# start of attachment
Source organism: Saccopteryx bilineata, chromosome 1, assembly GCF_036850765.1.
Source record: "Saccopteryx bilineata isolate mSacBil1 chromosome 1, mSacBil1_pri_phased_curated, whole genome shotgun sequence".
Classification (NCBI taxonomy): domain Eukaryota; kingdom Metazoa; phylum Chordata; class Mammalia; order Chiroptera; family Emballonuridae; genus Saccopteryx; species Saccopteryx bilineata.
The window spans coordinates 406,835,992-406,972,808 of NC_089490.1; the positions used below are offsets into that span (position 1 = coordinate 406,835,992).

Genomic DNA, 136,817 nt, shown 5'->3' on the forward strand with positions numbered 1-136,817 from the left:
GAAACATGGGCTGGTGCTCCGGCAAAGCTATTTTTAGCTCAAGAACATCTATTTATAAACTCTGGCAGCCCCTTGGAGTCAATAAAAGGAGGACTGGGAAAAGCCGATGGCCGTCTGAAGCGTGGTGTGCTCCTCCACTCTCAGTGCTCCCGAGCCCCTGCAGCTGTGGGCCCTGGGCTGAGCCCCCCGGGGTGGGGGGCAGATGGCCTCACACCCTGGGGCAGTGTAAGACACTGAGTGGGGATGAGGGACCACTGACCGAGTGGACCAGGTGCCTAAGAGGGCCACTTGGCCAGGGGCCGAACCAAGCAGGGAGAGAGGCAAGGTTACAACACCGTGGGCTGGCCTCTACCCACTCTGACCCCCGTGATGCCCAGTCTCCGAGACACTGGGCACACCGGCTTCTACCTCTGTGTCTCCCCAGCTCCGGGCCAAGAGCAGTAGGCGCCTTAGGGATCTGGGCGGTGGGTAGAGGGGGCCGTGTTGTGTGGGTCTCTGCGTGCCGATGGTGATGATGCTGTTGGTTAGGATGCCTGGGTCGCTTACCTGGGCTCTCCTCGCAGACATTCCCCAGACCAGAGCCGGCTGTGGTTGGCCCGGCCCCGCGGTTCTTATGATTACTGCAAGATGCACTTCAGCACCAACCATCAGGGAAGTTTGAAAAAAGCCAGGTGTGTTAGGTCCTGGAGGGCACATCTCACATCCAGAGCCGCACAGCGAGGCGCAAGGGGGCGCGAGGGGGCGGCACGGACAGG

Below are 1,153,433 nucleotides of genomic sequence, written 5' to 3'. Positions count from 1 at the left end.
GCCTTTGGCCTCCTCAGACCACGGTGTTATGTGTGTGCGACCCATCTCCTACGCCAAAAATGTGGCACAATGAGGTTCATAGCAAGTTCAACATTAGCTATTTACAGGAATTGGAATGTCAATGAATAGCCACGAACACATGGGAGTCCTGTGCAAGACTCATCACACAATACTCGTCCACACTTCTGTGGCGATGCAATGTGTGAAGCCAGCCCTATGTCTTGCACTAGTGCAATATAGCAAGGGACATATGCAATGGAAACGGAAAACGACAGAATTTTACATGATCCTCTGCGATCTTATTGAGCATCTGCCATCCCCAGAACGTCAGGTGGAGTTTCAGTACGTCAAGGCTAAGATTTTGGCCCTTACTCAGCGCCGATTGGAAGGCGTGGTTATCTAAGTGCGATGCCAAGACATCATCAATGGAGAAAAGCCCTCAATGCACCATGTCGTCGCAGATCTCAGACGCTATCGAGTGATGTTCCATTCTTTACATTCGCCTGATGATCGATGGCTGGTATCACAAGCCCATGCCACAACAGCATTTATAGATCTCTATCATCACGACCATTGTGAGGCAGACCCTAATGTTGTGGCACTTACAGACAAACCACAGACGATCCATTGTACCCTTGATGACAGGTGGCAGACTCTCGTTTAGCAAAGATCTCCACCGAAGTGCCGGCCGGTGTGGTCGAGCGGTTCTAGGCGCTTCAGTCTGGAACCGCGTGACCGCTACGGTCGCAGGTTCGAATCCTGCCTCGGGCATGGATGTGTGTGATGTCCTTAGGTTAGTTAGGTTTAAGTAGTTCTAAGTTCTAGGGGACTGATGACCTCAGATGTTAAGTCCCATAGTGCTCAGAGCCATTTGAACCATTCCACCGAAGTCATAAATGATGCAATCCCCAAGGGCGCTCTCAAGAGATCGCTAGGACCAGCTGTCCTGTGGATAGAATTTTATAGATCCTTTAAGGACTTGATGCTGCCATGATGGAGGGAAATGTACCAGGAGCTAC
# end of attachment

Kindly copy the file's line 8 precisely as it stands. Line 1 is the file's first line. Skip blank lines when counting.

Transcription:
GCCTTTGGCCTCCTCAGACCACGGTGTTATGTGTGTGCGACCCATCTCCTACGCCAAAAATGTGGCACAATGAGGTTCATAGCAAGTTCAACATTAGCTATTTACAGGAATTGGAATGTCAATGAATAGCCACGAACACATGGGAGTCCTGTGCAAGACTCATCACACAATACTCGTCCACACTTCTGTGGCGATGCAATGTGTGAAGCCAGCCCTATGTCTTGCACTAGTGCAATATAGCAAGGGACATATGCAATGGAAACGGAAAACGACAGAATTTTACATGATCCTCTGCGATCTTATTGAGCATCTGCCATCCCCAGAACGTCAGGTGGAGTTTCAGTACGTCAAGGCTAAGATTTTGGCCCTTACTCAGCGCCGATTGGAAGGCGTGGTTATCTAAGTGCGATGCCAAGACATCATCAATGGAGAAAAGCCCTCAATGCACCATGTCGTCGCAGATCTCAGACGCTATCGAGTGATGTTCCATTCTTTACATTCGCCTGATGATCGATGGCTGGTATCACAAGCCCATGCCACAACAGCATTTATAGATCTCTATCATCACGACCATTGTGAGGCAGACCCTAATGTTGTGGCACTTACAGACAAACCACAGACGATCCATTGTACCCTTGATGACAGGTGGCAGACTCTCGTTTAGCAAAGATCTCCACCGAAGTGCCGGCCGGTGTGGTCGAGCGGTTCTAGGCGCTTCAGTCTGGAACCGCGTGACCGCTACGGTCGCAGGTTCGAATCCTGCCTCGGGCATGGATGTGTGTGATGTCCTTAGGTTAGTTAGGTTTAAGTAGTTCTAAGTTCTAGGGGACTGATGACCTCAGATGTTAAGTCCCATAGTGCTCAGAGCCATTTGAACCATTCCACCGAAGTCATAAATGATGCAATCCCCAAGGGCGCTCTCAAGAGATCGCTAGGACCAGCTGTCCTGTGGATAGAATTTTATAGATCCTTTAAGGACTTGATGCTGCCATGATGGAGGGAAATGTACCAGGAGCTAC